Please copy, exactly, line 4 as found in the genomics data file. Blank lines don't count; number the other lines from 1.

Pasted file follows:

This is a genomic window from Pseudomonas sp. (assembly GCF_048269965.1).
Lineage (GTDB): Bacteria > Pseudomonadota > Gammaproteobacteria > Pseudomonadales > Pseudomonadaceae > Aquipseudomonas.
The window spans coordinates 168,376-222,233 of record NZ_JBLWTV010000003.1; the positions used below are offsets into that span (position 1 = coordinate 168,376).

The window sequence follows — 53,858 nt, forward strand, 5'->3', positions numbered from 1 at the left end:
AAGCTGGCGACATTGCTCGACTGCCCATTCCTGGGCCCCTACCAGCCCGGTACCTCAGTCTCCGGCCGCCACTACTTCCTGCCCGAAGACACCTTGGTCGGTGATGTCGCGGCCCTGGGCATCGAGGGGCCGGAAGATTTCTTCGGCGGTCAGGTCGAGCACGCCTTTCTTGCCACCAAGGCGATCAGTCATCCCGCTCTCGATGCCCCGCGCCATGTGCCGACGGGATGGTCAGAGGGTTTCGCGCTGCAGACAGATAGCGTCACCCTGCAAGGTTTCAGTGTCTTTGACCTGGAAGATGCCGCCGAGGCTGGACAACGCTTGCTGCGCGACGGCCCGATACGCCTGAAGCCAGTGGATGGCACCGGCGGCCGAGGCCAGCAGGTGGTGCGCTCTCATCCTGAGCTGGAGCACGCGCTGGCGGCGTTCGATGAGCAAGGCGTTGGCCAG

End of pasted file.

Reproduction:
The window sequence follows — 53,858 nt, forward strand, 5'->3', positions numbered from 1 at the left end: